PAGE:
msg->b = xmlmsg.GetAttribute("b");
    msg->d32 = xmlmsg.GetAttribute("d32");
    XmlElement xmlchild = xmlmsg.GetChild("d31");
    msg->d31[0].LoadXML(xmlchild);
    msg->d31[1].LoadXML(xmlchild.GetSibling("d31"));
    XmlElement xmlchild2 = xmlmsg.GetSibling("d31").GetSibling("d31");
    msg->d31[2].LoadXML(xmlchild2);
  }
}

void DerivedOne::LoadXML(XmlElement& xmlmsg)
{
    b = xmlmsg.GetAttribute("b");
    d11 = xmlmsg.GetAttribute("d11");
    d12 &= xmlmsg.GetAttribute("d12"); // note use of operator &=
    d13 = xmlmsg.GetAttribute("d11");
}

void DerivedOne::ToXML(string& s) const
{
  return ToXML(s, "<DerivedOne ");
}

void DerivedOne::ToXML(string& s, const char* name) const
{
  char buf[20];

  s += name;
  s += "b="; sprintf(buf, "\"%d\" ", b); s += buf;
  s += "d11="; sprintf(buf, "\"%d\" ", d11); s += buf;
  s += "d12=\""; s += d12; s += "\" ";
  s += "d13="; sprintf(buf, "\"%f\" ", d13); s += buf;
  s += " />";
}

void DerivedTwo::ToXML(string& s) const
{
  char buf[20];

  s += "<DerivedTwo ";
  s += "b="; sprintf(buf, "\"%d\" ", b); s += buf;
  s += "d21="; sprintf(buf, "\"%u\" ", d21); s += buf;

  s += "d22="; s += (d22 ? "\"true\"" : "\"false\""); s += buf;
  s += " />";
  s += d23;
  s += "</DerivedTwo>";
}
 
void DerivedThree::ToXML(string& s) const
{
  char buf[20];

  s += "<DerivedThree ";
  s += "b="; sprintf(buf, "\"%d\" ", b); s += buf;
  s += "d32="; s += (d32 ? "\"true\"" : "\"false\""); s += buf;
  s += " />";
  d31[0].ToXML(s, "d31 idx=\"0\" ");
  d31[1].ToXML(s, "d31 idx=\"1\" ");
  d31[2].ToXML(s, "d31 idx=\"2\" ");
  s += "</DerivedThree>";
}

Here are the messages in XML format, for reference:

<DerivedOne b="1211" d11="-12" d12="abcd" d13="31.2" />

<DerivedTwo b="1212" d21="1212" d22="True">this is the text for d23</DerivedTwo>

<DerivedThree b="1213" d32="True">
  <d31 idx="0" b="1221" d11="-12" d12="abcd" d13="31.2" />
  <d31 idx="1" b="1231" d11="-12" d12="abcd" d13="31.2" />
  <d31 idx="2" b="1241" d11="-12" d12="abcd" d13="31.2" />
 </DerivedThree>

Points of Interest

Note that from our point of view, GetSibling() and GetChild() are synonyms. I strongly suggest that in your code that uses this class, you do not forget the semantic difference. The rules of C++ make it impossible to overload the operator =() the way we need it, therefore I am using an overloaded operator &=() instead.

I strongly advice to define LoadXML(XmlElement& xmlmsg) methods (as we do for class DerivedOne) instead of accessing the data members directly, as we do for DerivedTwo.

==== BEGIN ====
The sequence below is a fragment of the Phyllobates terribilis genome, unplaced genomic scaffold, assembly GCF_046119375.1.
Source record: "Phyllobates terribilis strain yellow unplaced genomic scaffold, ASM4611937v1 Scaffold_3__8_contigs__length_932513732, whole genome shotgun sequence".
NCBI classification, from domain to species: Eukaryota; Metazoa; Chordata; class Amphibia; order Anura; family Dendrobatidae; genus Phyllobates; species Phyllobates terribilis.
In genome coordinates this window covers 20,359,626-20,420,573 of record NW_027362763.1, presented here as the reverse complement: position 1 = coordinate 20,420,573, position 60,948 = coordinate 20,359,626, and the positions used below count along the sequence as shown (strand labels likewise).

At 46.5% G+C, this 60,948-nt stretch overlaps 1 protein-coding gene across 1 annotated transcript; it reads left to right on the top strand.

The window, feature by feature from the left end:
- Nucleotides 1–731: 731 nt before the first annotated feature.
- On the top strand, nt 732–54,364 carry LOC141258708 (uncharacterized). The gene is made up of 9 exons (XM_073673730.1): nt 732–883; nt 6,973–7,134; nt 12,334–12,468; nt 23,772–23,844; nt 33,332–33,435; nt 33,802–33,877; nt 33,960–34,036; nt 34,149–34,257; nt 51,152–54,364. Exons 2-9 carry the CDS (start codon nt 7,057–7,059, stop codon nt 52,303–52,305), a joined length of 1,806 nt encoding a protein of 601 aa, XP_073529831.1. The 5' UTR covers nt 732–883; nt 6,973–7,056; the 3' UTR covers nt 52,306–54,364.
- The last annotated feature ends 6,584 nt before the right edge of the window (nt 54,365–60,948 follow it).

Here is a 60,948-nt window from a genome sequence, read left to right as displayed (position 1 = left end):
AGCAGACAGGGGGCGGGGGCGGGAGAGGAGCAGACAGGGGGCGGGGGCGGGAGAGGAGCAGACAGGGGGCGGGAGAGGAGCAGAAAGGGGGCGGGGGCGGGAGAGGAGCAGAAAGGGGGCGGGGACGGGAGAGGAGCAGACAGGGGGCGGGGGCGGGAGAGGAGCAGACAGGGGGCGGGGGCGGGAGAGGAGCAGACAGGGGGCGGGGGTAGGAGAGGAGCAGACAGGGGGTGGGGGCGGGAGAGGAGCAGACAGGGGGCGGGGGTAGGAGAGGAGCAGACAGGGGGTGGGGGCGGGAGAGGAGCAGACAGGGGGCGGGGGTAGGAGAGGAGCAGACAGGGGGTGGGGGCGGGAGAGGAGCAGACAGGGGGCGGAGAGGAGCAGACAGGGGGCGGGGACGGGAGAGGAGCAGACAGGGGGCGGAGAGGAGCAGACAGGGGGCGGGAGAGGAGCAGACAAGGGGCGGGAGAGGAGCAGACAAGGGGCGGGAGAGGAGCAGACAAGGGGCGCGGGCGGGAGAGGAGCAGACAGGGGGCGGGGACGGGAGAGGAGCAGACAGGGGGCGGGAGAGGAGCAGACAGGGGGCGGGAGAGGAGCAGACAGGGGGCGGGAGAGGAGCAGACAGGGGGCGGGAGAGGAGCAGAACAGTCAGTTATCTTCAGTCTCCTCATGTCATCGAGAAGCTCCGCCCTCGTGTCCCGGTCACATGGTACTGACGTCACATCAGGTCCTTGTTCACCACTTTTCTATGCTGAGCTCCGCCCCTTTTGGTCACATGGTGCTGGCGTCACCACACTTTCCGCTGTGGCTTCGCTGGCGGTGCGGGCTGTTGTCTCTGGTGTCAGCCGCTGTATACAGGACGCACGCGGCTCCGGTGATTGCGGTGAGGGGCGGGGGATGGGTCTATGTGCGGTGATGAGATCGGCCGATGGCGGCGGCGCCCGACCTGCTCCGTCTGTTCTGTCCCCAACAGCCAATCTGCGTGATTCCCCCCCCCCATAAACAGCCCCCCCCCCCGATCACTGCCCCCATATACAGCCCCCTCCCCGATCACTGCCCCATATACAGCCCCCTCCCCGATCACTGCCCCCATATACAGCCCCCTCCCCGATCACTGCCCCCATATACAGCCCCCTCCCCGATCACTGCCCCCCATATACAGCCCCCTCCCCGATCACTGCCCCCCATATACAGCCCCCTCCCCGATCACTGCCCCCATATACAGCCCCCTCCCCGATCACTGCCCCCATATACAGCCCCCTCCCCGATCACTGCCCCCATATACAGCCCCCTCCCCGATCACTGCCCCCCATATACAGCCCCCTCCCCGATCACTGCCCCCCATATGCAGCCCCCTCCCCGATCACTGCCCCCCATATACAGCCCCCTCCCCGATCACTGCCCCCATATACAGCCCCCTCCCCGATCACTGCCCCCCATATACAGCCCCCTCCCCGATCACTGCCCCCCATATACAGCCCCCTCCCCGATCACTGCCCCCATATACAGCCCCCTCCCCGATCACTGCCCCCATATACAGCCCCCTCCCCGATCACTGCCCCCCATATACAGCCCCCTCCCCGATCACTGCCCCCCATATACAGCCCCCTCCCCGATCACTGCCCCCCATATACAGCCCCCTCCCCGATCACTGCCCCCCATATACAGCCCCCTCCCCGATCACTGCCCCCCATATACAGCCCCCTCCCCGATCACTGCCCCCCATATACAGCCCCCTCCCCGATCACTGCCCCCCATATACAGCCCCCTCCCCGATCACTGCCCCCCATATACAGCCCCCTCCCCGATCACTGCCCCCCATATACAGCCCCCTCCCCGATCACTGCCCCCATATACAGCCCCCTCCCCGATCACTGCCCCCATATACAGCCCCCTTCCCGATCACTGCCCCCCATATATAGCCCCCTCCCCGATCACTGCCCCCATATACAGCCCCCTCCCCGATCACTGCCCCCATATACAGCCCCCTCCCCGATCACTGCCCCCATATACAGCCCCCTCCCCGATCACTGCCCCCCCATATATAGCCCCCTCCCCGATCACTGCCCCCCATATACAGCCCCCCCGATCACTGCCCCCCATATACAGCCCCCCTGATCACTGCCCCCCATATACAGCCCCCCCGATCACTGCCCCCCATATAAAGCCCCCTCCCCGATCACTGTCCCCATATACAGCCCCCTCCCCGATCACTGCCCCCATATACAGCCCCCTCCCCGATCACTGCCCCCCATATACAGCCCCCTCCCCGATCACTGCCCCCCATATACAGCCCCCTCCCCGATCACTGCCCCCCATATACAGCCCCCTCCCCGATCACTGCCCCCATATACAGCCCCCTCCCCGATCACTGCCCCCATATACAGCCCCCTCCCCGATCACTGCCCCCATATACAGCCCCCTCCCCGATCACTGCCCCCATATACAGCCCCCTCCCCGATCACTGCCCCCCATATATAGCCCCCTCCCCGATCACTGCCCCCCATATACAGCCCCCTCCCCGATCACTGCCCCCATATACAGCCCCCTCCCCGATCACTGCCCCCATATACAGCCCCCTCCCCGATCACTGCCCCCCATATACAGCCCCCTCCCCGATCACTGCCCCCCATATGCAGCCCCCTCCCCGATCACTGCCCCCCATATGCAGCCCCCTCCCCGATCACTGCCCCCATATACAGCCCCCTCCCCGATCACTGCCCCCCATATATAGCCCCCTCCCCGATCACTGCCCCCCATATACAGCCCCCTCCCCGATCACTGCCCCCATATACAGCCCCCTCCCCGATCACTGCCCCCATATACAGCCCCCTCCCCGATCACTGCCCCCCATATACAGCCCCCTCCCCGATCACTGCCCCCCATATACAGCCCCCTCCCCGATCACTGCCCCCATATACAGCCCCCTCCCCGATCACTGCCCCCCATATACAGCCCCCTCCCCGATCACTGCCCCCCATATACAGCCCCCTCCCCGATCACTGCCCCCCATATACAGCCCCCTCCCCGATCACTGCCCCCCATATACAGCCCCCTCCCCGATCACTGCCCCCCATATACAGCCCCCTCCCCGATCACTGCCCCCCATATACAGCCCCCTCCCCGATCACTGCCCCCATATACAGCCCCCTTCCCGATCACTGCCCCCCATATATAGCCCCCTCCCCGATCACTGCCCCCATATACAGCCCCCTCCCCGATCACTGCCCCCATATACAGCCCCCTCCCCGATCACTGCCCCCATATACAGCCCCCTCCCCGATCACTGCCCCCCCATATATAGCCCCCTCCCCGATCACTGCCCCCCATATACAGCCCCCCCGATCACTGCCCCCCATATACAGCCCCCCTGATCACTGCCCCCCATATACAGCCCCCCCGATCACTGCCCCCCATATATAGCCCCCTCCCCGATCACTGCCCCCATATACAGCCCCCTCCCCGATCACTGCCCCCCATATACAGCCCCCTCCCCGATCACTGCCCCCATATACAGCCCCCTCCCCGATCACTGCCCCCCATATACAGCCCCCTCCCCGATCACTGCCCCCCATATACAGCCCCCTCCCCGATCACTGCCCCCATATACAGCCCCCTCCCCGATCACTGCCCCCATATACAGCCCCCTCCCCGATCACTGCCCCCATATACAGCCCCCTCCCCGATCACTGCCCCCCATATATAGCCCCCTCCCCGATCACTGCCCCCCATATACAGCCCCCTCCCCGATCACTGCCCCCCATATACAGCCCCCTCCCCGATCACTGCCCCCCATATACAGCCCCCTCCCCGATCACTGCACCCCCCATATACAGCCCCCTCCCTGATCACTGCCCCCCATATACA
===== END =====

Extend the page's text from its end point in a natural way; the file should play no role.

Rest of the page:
It is most natural to have XML encoded as UTF-8. But you should also take care of encoding < as &lt; and decoding it back. Here is a snippet of such encoder and decoder using Win32 API that works with wchar_t C string.

void Encoder(const wchar* content, std::string& s)
{
  for (const wchar_t* pc = content; *pc; pc++)
  {
    if (!iswascii(*pc))
    {
      memset(buf, 0, sizeof(buf));
      if (WideCharToMultiByte(CP_UTF8, 0, pc, 1, buf, sizeof(buf), NULL, NULL))
        s += buf;
      else
        s += '?';
    }
    else if (*pc == '<')
      s += "<";
    else if (*pc == '>')
      s += ">";
    else if (*pc == '&')
      s += "&";
    else
      s += *pc;
  }
}

const wchar_t* Decoder(const XmlElement& xmlmsg)
{
  const char* pc = xmlmsg.GetChild();
  const int size = MultiByteToWideChar(CP_UTF8, 0, pc, strchr(pc, '<') - pc, 0, 0);

  wchar_t* content = 0; // if something goes wrong during conversion

  if (size > 0)
  {
    content = new wchar_t[size+1];
    if (size == MultiByteToWideChar
	(CP_UTF8, 0, pc, strchr(pc, '<') - pc, content, size))
    {
      content[size] = 0;
      wchar_t* pdst = content;

      for (const wchar_t* psrc = content; *psrc != 0; psrc++, pdst++)
      {
        if (wcsncmp(psrc, L"&", 5) == 0)
        {
          *pdst = L'&';
          psrc += 4;
        }
        else if (wcsncmp(psrc, L"<", 4) == 0)
        {
          *pdst = L'<';
          psrc += 3;
        }
        else if (wcsncmp(psrc, L">", 4) == 0)
        {
          *pdst = L'>';
          psrc += 3;
        }
        else
        {
          *pdst = *psrc;
        }
      }
    }
  }
  return content;
}

History

  • January 3rd, 2008 - Added Encoder and Decoder snippets

License

This article, along with any associated source code and files, is licensed under The Code Project Open License (CPOL)

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About the Author

Alex Cohn
Software Developer (Senior) Samsung Telecom Research Israel
Israel Israel
No Biography provided